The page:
Aquatic Angiosperm: A Cretaceous Origin?

It would seem that yet another piece of the evolutionary puzzle that are flowering plants has been found. I have discussed the paleontological debate centered around the angiosperm lineage in the past (, and I don't think the recent news will put any of it to rest. However, I do think it serves to expand our limited view into the history of flowering plant evolution.

Meet Montsechia vidalii, an extinct species that offers tantalizing evidence that flowering plants were kicking around some 130–125 million years ago, during the early days of the Cretaceous. It is by no means showy and I myself would have a hard time distinguishing its reproductive structures as flowers yet that is indeed what they are thought to be. Detailed (and I mean detailed) analyses of over 1,000 fossilized specimens reveals that the seeds are enclosed in tissue, a true hallmark of the angiosperm lineage.

On top of this feature, the fossils also offer clues to the kind of habitat Montsechia would have been found in. As it turns out, this was an aquatic species. The flowers, instead of poking above the water, would have remained submerged. An opening at the top of each flower would have allowed pollen to float inside for fertilization. Another interesting feature of Montsechia is that it had no roots. Instead, it likely floated around in shallow water.

This is all very similar to another group of extant aquatic flowering plants in the genus Ceratophyllum (often called hornworts or coon's tail). Based on such morphological evidence, it has been agreed that these two groups represent early stem lineages of the angiosperm tree. Coupled with what we now know about the habitat of Archaefructus (, it is becoming evident that the evolution of flowers may have happened in and around water. This in turn brings up many more questions regarding the selective pressures that led to flowers.

What is even more amazing is that these fossils are by no means recent discoveries. They were part of a collection that was excavated in Spain over 100 years ago. Discoveries like this happen all the time. Someone finds a interesting set of fossils that are then stored away on a dark shelf in the bowels of a museum only to be rediscovered decades or even centuries later.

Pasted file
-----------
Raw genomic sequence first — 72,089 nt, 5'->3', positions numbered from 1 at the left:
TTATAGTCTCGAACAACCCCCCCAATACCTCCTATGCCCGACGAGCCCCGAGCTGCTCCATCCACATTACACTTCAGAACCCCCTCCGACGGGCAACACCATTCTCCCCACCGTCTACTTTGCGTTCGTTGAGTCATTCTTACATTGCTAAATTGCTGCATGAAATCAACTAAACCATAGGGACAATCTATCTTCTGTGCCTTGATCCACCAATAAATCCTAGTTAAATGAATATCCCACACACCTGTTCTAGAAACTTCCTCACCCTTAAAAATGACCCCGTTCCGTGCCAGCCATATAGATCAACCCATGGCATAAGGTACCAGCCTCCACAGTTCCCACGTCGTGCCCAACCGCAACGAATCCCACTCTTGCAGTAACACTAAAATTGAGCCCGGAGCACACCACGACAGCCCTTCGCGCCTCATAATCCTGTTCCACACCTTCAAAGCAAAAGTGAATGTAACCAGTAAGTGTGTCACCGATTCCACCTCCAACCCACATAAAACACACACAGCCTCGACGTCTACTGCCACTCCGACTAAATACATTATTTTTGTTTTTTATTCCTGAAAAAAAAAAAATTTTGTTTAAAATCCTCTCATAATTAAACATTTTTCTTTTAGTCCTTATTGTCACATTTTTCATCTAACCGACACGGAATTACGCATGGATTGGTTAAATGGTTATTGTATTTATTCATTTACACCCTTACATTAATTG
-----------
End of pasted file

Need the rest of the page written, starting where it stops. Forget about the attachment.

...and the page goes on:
All in all I think this discovery lends credence to the idea that flowering plants are a bit older than we like to think. Also, one should be wary of anyone claiming to have found "the first flower." The idea that there could be a fossil out there that depicts the first anything is flawed a leads to a lot of confusion. Instead, fossils like these represent snapshots in the continuum that is evolution. Each new discovery reveals a little bit more about the evolution of that lineage. We will never find the first flower but we will continue to refine our understanding of life on this planet.

Photo Credits: Bernard Gomeza, Véronique Daviero-Gomeza, Clément Coiffardb, Carles Martín-Closasc, David L. Dilcherd, and O. Sanisidro,

Further Reading:

A Real Cliffhanger


Cliff faces are some of the most interesting habitat types on the planet. Few places in the world are as inhospitable. They are low in nutrient levels, they have limited space for root growth, and offer very little for recruitment. Cliffs do offer some benefits though. They are often sheltered from extremes in climate and can be inaccessible to large herbivores. With that in mind, it is understandable how they can be a haven for some very unique and equally extreme life forms.

One such life form that comes to mind is Borderea chouardii. This strange plant grows only on a couple cliff faces in the Pyrenees mountain range in Spain. It is critically endangered as it represents a relict population of a once tropical Tertiary environment. What makes it more interesting is the double mutualism it has formed with ants. As we have touched on a few times in the past, ants are often recruited as seed dispersers. Borderea chouardii does just that. In many of the observed cases of seed dispersal, researchers found that ants were the culprit. Interestingly enough, a majority of the remaining cases were due to the plant literally planting its own seeds. Known as "skototropism," the stems of the seed cases grow into dark crevices, which are perfect spots for seed to germinate and grow. Surprisingly, gravity plays a very small role in the reproduction of this species.

Let me back up for a bit here. I did mention this plant has a double mutualism with ant species after all. Based on years of observation, researchers found that ants actually served as the most efficient pollinator for Borderea chouardii. This is not a common thing. Generally speaking, ants do not make for effective pollinators. Most species have glands that secrete substances that destroy pollen. However, in a mountainous cliff setting, winged insects are relatively rare, so Borderea chouardii and ants have evolved together into this oddball double mutualism. To add an extra layer of complexity to the system, dare I mention that it isn't just one ant species that Borderea chouardii relies on, but rather 3. Two ant species serve as the pollinators while a a third ant species serves as a seed disperser. This is one risky plant species. The plant gets around the rarity of successful recruitment by living a long time. Individual plants can live upwards of 300 years, which is quite possibly the record for a non-clonal forb species.

Photo Credit: María B. García, Xavier Espadaler, Jens M. Olesen

Further Reading:…/info%3Adoi%2F10.1371%2Fjournal.pon…